I looked in the Pok Pok book for you and don't see Kaeng Pa in there.  Many soups though that do not contain coconut milk are in the book.  

 

His intro/forward to this chapter explains how there is great confusion and crossover between what is considered a curry and a soup.  Although there are "rules" to each, there are also so many exceptions that the lines are not clearly defined.



#5 ExtraMSG

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Posted 20 February 2014 - 12:52 PM

btw, it looks like Maesri has a jungle curry paste. They do a lot of the lesser-known curry pastes that you don't find from Mae Ploy.  You can usually get the full Maesri line at Lily Thai Market.

 

http://www.amazon.co...y/dp/B000EUTMQY


The greatest service chemistry has rendered to alimentary science, is the discovery of osmazome, or rather the determination of what it was. ~Brillat-Savarin

Nick Zukin, Mi Mero Mole

Co-Author, Artisan Jewish Deli at Home

Formerly, Kenny & Zuke's


#6 _RC

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Posted 20 February 2014 - 08:23 PM

btw, it looks like Maesri has a jungle curry paste. They do a lot of the lesser-known curry pastes that you don't find from Mae Ploy.  You can usually get the full Maesri line at Lily Thai Market.

 

http://www.amazon.co...y/dp/B000EUTMQY

 

I like the review for the curry. :)  "But be warned, this one is HOT! (It made my girlfriend cry)"

 

Thanks again. 



#7 _RC

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Posted 21 February 2014 - 03:49 PM

Checked H Mart today. They have 13 Maesri curry pastes (all priced at $1.29) but no Kaeng Par. I bought a Kaeng Kua to try first. What would YOU (anyone?) have chosen?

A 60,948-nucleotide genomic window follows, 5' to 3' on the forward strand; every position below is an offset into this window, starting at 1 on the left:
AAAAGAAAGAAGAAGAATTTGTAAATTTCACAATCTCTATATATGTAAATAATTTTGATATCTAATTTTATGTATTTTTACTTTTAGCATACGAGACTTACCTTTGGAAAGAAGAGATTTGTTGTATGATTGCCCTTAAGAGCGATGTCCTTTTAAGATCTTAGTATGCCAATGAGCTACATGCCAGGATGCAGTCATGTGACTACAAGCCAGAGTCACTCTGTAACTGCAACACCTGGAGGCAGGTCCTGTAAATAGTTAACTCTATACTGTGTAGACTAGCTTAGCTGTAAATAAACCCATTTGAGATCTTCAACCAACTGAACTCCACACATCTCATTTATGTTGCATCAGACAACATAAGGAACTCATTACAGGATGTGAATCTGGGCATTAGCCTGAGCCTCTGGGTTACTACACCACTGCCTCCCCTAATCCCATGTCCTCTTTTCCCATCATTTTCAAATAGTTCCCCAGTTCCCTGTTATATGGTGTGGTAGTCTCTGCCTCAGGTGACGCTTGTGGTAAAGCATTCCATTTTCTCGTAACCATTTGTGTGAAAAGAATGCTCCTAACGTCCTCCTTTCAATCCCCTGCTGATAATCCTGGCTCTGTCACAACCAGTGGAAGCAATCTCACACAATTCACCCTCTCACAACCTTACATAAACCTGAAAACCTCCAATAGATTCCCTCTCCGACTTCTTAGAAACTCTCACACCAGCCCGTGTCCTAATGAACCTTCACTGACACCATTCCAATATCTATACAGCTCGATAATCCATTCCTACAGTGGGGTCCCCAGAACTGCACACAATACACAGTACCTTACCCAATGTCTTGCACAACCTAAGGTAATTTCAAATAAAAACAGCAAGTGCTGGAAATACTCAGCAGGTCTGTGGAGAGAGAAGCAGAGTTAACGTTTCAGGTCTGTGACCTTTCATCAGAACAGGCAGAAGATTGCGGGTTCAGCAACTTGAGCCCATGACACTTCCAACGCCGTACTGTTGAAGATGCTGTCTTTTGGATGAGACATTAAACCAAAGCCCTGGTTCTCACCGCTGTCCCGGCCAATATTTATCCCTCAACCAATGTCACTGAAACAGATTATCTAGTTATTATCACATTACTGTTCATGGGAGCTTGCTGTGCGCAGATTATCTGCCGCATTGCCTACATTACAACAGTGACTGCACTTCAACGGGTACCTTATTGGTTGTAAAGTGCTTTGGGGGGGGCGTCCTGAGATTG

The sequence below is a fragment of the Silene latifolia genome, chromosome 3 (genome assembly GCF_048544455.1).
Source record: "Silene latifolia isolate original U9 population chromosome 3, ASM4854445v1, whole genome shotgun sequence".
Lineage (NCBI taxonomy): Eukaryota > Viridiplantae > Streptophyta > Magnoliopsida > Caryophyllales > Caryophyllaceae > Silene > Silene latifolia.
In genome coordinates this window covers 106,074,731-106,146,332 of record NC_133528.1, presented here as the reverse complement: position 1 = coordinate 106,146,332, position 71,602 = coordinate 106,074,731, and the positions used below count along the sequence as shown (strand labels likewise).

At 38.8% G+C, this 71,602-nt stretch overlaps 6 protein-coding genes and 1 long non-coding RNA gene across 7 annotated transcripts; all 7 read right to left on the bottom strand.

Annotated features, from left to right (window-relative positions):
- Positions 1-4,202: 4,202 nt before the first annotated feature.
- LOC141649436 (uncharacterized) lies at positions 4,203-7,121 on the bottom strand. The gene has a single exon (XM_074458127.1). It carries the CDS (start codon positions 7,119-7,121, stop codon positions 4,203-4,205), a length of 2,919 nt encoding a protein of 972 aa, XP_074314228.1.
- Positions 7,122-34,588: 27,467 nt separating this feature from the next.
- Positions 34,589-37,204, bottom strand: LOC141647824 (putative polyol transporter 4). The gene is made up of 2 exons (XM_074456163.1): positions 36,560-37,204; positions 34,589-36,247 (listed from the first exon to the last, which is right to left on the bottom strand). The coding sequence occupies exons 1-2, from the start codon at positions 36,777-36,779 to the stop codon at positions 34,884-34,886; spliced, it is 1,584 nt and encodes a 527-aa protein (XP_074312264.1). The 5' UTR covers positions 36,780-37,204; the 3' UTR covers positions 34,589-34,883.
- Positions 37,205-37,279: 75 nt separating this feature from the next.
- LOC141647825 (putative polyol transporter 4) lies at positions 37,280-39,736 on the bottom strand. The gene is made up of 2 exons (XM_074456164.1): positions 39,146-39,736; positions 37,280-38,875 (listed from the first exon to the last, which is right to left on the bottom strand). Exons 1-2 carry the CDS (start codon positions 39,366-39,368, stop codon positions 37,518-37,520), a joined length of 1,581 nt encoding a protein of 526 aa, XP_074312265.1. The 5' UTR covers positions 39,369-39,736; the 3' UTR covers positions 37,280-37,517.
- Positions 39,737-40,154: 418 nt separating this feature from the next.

sg7u.jpg

 

#8 ExtraMSG

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Posted 21 February 2014 - 10:02 PM

Sour curry, or kaeng som, is a good one and also a non-coconut milk curry.  Not sure what the difference is between the yellow and other.  I love prik khing for stir frying vegetables.  And chu chee is a great coconut milk curry paste often used for fish.

 

Kaeng kua is a type of red curry.  Not sure what the difference is between it and the one just titled "red curry".

 

So this has a little more info:

 

http://highheelgourm...ed-curry-paste/

 

Apparently kaeng kua is a simpler and brighter red curry without dried spices like cumin and coriander seed.


The greatest service chemistry has rendered to alimentary science, is the discovery of osmazome, or rather the determination of what it was. ~Brillat-Savarin

Nick Zukin, Mi Mero Mole

Co-Author, Artisan Jewish Deli at Home

Formerly, Kenny & Zuke's


#9 Jill-O

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Posted 24 February 2014 - 08:22 AM

"Apparently kaeng kua is a simpler and brighter red curry without dried spices like cumin and coriander seed."

Well then, kaeng kua FTW! ;o)
Never give up! Never surrender!

#10 bwolff

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Posted 01 March 2014 - 04:50 PM

Pulsing together the lemongrass, kafir lime leaves, and bird chiles makes a flavorful and pungent component/relish.